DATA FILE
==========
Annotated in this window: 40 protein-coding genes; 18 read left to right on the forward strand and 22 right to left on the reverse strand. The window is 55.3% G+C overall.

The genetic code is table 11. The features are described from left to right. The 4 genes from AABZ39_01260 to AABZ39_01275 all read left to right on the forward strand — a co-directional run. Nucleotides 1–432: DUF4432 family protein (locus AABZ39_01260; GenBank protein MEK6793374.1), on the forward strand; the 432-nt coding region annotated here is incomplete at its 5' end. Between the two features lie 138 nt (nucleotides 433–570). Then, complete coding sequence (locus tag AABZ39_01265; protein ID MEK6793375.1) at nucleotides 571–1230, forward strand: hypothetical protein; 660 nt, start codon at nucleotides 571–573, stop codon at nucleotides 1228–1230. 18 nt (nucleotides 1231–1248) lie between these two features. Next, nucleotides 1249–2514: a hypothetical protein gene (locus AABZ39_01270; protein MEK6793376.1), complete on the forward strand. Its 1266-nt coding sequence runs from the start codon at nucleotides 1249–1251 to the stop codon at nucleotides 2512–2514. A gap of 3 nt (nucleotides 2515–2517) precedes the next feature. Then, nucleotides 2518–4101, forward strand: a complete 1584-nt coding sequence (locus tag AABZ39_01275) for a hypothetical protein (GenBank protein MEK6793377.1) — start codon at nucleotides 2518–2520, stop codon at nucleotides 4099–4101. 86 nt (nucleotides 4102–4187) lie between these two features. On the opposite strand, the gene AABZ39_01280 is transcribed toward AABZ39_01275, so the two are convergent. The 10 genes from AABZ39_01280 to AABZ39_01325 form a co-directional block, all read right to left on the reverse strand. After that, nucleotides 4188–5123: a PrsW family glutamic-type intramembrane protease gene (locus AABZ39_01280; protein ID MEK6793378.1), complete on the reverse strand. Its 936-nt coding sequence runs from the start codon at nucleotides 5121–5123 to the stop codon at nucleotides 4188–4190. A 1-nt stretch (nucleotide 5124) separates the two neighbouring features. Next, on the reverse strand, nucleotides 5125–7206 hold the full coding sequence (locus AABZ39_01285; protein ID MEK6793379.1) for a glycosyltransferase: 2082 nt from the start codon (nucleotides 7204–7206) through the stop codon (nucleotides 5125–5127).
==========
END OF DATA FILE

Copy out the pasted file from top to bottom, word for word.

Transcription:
Annotated in this window: 40 protein-coding genes; 18 read left to right on the forward strand and 22 right to left on the reverse strand. The window is 55.3% G+C overall.

The genetic code is table 11. The features are described from left to right. The 4 genes from AABZ39_01260 to AABZ39_01275 all read left to right on the forward strand — a co-directional run. Nucleotides 1–432: DUF4432 family protein (locus AABZ39_01260; GenBank protein MEK6793374.1), on the forward strand; the 432-nt coding region annotated here is incomplete at its 5' end. Between the two features lie 138 nt (nucleotides 433–570). Then, complete coding sequence (locus tag AABZ39_01265; protein ID MEK6793375.1) at nucleotides 571–1230, forward strand: hypothetical protein; 660 nt, start codon at nucleotides 571–573, stop codon at nucleotides 1228–1230. 18 nt (nucleotides 1231–1248) lie between these two features. Next, nucleotides 1249–2514: a hypothetical protein gene (locus AABZ39_01270; protein MEK6793376.1), complete on the forward strand. Its 1266-nt coding sequence runs from the start codon at nucleotides 1249–1251 to the stop codon at nucleotides 2512–2514. A gap of 3 nt (nucleotides 2515–2517) precedes the next feature. Then, nucleotides 2518–4101, forward strand: a complete 1584-nt coding sequence (locus tag AABZ39_01275) for a hypothetical protein (GenBank protein MEK6793377.1) — start codon at nucleotides 2518–2520, stop codon at nucleotides 4099–4101. 86 nt (nucleotides 4102–4187) lie between these two features. On the opposite strand, the gene AABZ39_01280 is transcribed toward AABZ39_01275, so the two are convergent. The 10 genes from AABZ39_01280 to AABZ39_01325 form a co-directional block, all read right to left on the reverse strand. After that, nucleotides 4188–5123: a PrsW family glutamic-type intramembrane protease gene (locus AABZ39_01280; protein ID MEK6793378.1), complete on the reverse strand. Its 936-nt coding sequence runs from the start codon at nucleotides 5121–5123 to the stop codon at nucleotides 4188–4190. A 1-nt stretch (nucleotide 5124) separates the two neighbouring features. Next, on the reverse strand, nucleotides 5125–7206 hold the full coding sequence (locus AABZ39_01285; protein ID MEK6793379.1) for a glycosyltransferase: 2082 nt from the start codon (nucleotides 7204–7206) through the stop codon (nucleotides 5125–5127).